One question we get asked a lot is how to create the proper order minimums for your customers. Here’s an example below of how we’ve seen it done most frequently:

**Step 1: Calculate your per hour cost on the road**

Take into account your driver’s wage, gas, and other maintenance costs. Generally, we see this cost come out to between $60 – $90 per hour. Let’s assume it’s $80/hour.

**Step 2: Calculate your Margins and Break Even**

You need to calculate your gross margins on our products. For every $100 that you sell, how much comes to you after expenses?

Let’s assume your margins are 25%.

Knowing your margins, the calculation to determine your break even sales amount per hour spent on the road is **$80 / 25% = $320**. This means you have to deliver $320 in product per hour to be breaking even on your deliveries.

**Step 3: What’s your target profit?**

Let’s assume your goal is to at least double your breakeven point. Here, you would double your hourly delivery total to $640, which would mean your business would net $80 per hour. **($640 x 25% margins = $160. $160 – $80/hour = $80 profit).**

**Step 4: Deliveries per hour**

Okay, so you now know that you need to be delivering approximately $640 per hour to net $80 per hour. Now we can start to assess our various delivery cities and think about how many deliveries we can make per hour. There are a few variables that go into this calculation.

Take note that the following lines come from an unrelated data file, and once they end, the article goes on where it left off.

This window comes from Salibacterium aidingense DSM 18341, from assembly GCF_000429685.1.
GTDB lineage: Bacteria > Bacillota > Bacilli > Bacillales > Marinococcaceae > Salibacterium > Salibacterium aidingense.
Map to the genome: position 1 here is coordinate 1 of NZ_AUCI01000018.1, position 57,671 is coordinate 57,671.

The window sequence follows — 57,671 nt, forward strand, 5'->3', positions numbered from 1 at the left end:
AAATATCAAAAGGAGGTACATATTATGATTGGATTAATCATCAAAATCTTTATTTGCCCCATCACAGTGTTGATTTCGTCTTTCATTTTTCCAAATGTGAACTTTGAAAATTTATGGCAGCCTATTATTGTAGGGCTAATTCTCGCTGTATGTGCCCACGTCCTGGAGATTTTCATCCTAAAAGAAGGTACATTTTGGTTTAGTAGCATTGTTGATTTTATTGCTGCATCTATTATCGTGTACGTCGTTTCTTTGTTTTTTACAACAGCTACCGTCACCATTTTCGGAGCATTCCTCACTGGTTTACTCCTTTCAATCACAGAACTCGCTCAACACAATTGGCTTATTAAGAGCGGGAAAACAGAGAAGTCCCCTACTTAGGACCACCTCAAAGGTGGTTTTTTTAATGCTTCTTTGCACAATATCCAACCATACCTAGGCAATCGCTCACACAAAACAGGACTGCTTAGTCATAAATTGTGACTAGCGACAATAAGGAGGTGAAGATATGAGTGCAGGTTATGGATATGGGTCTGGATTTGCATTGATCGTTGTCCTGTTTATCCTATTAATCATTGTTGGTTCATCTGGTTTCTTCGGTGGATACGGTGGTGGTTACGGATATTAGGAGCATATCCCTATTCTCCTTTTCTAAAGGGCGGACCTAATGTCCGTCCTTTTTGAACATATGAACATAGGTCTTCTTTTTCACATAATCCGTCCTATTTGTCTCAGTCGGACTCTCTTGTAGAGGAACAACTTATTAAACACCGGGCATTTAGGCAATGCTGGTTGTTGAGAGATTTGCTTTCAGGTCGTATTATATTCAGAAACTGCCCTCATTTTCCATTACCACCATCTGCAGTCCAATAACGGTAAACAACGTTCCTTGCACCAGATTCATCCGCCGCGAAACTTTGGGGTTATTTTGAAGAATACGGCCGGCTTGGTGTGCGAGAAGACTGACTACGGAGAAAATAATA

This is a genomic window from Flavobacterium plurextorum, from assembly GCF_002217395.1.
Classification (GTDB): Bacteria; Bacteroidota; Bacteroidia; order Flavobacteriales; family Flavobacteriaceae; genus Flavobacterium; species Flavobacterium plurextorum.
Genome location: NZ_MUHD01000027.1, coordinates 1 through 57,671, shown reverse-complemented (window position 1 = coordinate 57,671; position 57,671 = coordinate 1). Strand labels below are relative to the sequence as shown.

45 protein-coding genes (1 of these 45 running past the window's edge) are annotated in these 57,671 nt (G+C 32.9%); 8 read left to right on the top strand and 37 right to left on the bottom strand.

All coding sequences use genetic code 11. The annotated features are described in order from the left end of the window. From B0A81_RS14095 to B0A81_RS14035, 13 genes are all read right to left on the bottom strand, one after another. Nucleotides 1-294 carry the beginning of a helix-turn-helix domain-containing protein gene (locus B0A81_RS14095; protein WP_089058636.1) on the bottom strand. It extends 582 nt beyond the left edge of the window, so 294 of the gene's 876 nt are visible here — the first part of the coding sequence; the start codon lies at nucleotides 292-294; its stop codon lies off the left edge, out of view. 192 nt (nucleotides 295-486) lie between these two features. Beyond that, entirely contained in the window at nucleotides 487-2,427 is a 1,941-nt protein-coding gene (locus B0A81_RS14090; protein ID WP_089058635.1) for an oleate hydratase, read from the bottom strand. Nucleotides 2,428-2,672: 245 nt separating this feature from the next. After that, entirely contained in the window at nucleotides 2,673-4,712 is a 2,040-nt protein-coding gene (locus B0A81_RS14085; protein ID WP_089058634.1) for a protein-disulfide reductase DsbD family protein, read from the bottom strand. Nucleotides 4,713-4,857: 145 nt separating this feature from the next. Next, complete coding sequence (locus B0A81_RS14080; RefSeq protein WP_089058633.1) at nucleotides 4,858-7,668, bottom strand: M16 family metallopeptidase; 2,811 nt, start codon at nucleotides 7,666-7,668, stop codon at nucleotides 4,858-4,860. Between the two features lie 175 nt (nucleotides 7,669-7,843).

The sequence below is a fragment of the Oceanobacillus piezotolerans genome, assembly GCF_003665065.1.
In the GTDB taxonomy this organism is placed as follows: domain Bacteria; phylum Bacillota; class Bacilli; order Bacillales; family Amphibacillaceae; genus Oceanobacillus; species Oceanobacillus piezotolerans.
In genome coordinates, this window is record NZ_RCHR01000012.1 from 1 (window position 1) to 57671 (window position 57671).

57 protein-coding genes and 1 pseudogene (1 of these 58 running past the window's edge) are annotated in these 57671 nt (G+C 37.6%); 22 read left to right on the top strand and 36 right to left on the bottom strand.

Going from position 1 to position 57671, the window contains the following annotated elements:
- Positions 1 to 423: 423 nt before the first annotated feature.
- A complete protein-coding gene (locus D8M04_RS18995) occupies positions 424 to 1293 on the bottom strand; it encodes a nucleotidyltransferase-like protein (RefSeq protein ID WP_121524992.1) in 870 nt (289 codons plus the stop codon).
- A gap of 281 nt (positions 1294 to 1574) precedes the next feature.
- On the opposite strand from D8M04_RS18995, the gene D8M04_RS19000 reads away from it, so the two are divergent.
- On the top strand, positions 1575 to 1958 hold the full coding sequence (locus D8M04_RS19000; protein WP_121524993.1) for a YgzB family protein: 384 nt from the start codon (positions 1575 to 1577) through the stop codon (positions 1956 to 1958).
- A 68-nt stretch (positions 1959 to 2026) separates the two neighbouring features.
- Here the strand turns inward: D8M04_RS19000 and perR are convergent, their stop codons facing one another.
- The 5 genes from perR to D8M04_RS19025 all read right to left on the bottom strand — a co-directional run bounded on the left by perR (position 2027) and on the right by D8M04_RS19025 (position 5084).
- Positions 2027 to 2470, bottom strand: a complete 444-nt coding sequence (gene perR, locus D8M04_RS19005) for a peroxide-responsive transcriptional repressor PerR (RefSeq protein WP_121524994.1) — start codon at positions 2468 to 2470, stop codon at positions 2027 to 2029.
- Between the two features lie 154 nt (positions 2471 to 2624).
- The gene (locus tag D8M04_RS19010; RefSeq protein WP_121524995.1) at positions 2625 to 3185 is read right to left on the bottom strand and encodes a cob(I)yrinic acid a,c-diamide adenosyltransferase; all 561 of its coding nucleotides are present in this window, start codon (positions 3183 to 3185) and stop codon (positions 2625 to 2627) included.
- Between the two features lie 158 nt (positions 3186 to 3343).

For starters, you should be assessing the travel distance required to each city. Is the city we’re delivering to 30 minutes away or three hours away?

Once you know this, you want to think about the urban density of that city. How close are our customers together? Does it take 10 minutes or 30 minutes to drive to each one (approximately)?

Let’s assume you take all of these variables into account and determine that you can do 4 deliveries per hour.

**Step 5: Calculating your minimum order**

To calculate your minimum order, divide your order volume per hour by the number of deliveries you can make per hour. The calculation becomes:

**$640 / 4 = $160.**

This means your minimum order per customer should be about $160 in order to net $80/hour. You will want to build in some extra margin just in case, so you might consider rounding your minimum order up to $200 per customer.

**Step 6: Load capacity**

To take this one step further, you can start to calculate roughly how much inventory you need to load into the truck to be profitable. For example, if you’re projecting to be on the road for 8 hours, and you know you need to sell $640/hour to net $80/hour, you would multiply $640 per hour x 8 hours on the road= $5,120. So, you need to deliver at least $5,120 in your 8 hour day. If you make $80/hour and you’re on the road for 8 hours, you can make **$640/day.**